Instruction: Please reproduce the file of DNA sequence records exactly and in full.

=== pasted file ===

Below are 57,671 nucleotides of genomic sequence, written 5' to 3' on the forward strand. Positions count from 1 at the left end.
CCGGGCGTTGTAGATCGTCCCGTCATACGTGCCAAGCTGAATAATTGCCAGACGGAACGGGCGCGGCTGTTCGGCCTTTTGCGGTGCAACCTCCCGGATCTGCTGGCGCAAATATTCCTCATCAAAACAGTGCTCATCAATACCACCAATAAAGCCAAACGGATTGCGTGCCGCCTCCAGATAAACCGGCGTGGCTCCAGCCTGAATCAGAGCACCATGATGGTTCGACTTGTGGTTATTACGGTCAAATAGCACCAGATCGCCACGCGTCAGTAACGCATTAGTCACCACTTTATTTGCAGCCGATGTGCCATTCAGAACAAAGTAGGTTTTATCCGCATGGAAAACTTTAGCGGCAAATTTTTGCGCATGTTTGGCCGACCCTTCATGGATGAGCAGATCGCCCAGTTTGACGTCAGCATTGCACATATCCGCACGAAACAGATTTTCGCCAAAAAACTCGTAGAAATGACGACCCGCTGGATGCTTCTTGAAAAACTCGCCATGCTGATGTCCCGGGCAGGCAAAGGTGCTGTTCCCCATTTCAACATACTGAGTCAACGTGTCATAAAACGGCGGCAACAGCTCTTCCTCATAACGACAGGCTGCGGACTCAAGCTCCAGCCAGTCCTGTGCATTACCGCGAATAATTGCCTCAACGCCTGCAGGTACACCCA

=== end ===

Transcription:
Below are 57,671 nucleotides of genomic sequence, written 5' to 3' on the forward strand. Positions count from 1 at the left end.
CCGGGCGTTGTAGATCGTCCCGTCATACGTGCCAAGCTGAATAATTGCCAGACGGAACGGGCGCGGCTGTTCGGCCTTTTGCGGTGCAACCTCCCGGATCTGCTGGCGCAAATATTCCTCATCAAAACAGTGCTCATCAATACCACCAATAAAGCCAAACGGATTGCGTGCCGCCTCCAGATAAACCGGCGTGGCTCCAGCCTGAATCAGAGCACCATGATGGTTCGACTTGTGGTTATTACGGTCAAATAGCACCAGATCGCCACGCGTCAGTAACGCATTAGTCACCACTTTATTTGCAGCCGATGTGCCATTCAGAACAAAGTAGGTTTTATCCGCATGGAAAACTTTAGCGGCAAATTTTTGCGCATGTTTGGCCGACCCTTCATGGATGAGCAGATCGCCCAGTTTGACGTCAGCATTGCACATATCCGCACGAAACAGATTTTCGCCAAAAAACTCGTAGAAATGACGACCCGCTGGATGCTTCTTGAAAAACTCGCCATGCTGATGTCCCGGGCAGGCAAAGGTGCTGTTCCCCATTTCAACATACTGAGTCAACGTGTCATAAAACGGCGGCAACAGCTCTTCCTCATAACGACAGGCTGCGGACTCAAGCTCCAGCCAGTCCTGTGCATTACCGCGAATAATTGCCTCAACGCCTGCAGGTACACCCA